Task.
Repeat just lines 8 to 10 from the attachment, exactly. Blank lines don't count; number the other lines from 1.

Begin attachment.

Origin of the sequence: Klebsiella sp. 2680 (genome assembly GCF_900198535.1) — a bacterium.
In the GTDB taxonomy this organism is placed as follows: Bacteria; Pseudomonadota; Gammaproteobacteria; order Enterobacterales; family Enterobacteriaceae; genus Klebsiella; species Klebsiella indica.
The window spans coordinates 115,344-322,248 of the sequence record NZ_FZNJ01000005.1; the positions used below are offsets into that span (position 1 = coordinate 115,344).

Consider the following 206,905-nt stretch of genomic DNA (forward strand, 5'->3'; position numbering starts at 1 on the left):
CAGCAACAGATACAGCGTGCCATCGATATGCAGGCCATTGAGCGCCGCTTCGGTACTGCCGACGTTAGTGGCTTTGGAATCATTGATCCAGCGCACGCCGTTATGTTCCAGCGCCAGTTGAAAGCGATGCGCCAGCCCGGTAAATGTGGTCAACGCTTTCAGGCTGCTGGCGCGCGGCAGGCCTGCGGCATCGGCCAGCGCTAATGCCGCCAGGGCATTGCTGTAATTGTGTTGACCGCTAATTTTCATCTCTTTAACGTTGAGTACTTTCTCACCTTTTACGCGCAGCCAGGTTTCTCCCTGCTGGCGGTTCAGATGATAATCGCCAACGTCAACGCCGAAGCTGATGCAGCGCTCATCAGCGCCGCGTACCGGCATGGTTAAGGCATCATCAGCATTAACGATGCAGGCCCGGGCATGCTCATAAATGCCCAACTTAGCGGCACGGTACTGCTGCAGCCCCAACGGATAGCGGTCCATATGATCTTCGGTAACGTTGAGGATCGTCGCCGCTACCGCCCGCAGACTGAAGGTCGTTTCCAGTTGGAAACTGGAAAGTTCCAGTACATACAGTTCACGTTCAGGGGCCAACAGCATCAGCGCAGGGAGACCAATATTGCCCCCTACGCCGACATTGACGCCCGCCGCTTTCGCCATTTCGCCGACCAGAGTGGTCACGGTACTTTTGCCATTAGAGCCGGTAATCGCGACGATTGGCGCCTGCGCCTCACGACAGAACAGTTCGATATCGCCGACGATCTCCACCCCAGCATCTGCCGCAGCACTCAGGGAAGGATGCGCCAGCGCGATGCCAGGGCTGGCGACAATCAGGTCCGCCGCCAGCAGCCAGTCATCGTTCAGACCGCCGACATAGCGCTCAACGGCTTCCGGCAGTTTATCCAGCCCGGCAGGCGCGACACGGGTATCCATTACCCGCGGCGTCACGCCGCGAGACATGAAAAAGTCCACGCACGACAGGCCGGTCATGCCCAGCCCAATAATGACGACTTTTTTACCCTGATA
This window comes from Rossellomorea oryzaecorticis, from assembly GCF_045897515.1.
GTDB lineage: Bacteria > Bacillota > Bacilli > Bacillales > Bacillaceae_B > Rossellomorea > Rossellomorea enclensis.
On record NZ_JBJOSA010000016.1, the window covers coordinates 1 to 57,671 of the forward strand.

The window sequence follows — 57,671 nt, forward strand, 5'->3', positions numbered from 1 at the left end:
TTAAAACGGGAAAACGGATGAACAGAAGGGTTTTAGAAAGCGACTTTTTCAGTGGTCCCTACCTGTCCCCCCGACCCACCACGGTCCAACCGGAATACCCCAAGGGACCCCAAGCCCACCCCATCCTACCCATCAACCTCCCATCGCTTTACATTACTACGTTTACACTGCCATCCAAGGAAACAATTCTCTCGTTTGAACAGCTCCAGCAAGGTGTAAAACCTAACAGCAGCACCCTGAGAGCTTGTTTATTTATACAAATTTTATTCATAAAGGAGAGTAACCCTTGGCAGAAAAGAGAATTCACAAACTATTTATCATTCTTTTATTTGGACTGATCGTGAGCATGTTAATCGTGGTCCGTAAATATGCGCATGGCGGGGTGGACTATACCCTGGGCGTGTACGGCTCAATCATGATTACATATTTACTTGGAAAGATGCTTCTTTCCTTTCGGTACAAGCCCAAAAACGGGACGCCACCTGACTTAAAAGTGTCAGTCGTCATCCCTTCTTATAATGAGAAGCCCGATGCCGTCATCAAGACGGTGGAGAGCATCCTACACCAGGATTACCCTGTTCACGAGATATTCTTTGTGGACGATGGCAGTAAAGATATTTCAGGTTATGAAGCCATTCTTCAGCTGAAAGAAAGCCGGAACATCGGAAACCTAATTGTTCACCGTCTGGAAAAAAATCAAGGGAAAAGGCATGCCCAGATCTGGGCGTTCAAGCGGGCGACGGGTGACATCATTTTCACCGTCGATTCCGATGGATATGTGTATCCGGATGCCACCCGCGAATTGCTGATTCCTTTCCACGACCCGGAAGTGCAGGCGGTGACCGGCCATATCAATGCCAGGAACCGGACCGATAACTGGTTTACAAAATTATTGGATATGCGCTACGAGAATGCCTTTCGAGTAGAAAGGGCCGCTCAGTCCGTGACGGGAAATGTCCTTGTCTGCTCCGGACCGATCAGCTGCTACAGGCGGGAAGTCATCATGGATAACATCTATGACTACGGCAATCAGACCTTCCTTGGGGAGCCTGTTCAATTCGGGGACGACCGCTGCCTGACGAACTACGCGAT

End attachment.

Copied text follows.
On record NZ_JBJOSA010000016.1, the window covers coordinates 1 to 57,671 of the forward strand.

The window sequence follows — 57,671 nt, forward strand, 5'->3', positions numbered from 1 at the left end:
TTAAAACGGGAAAACGGATGAACAGAAGGGTTTTAGAAAGCGACTTTTTCAGTGGTCCCTACCTGTCCCCCCGACCCACCACGGTCCAACCGGAATACCCCAAGGGACCCCAAGCCCACCCCATCCTACCCATCAACCTCCCATCGCTTTACATTACTACGTTTACACTGCCATCCAAGGAAACAATTCTCTCGTTTGAACAGCTCCAGCAAGGTGTAAAACCTAACAGCAGCACCCTGAGAGCTTGTTTATTTATACAAATTTTATTCATAAAGGAGAGTAACCCTTGGCAGAAAAGAGAATTCACAAACTATTTATCATTCTTTTATTTGGACTGATCGTGAGCATGTTAATCGTGGTCCGTAAATATGCGCATGGCGGGGTGGACTATACCCTGGGCGTGTACGGCTCAATCATGATTACATATTTACTTGGAAAGATGCTTCTTTCCTTTCGGTACAAGCCCAAAAACGGGACGCCACCTGACTTAAAAGTGTCAGTCGTCATCCCTTCTTATAATGAGAAGCCCGATGCCGTCATCAAGACGGTGGAGAGCATCCTACACCAGGATTACCCTGTTCACGAGATATTCTTTGTGGACGATGGCAGTAAAGATATTTCAGGTTATGAAGCCATTCTTCAGCTGAAAGAAAGCCGGAACATCGGAAACCTAATTGTTCACCGTCTGGAAAAAAATCAAGGGAAAAGGCATGCCCAGATCTGGGCGTTCAAGCGGGCGACGGGTGACATCATTTTCACCGTCGATTCCGATGGATATGTGTATCCGGATGCCACCCGCGAATTGCTGATTCCTTTCCACGACCCGGAAGTGCAGGCGGTGACCGGCCATATCAATGCCAGGAACCGGACCGATAACTGGTTTACAAAATTATTGGATATGCGCTACGAGAATGCCTTTCGAGTAGAAAGGGCCGCTCAGTCCGTGACGGGAAATGTCCTTGTCTGCTCCGGACCGATCAGCTGCTACAGGCGGGAAGTCATCATGGATAACATCTATGACTACGGCAATCAGACCTTCCTTGGGGAGCCTGTTCAATTCGGGGACGACCGCTGCCTGACGAACTACGCGAT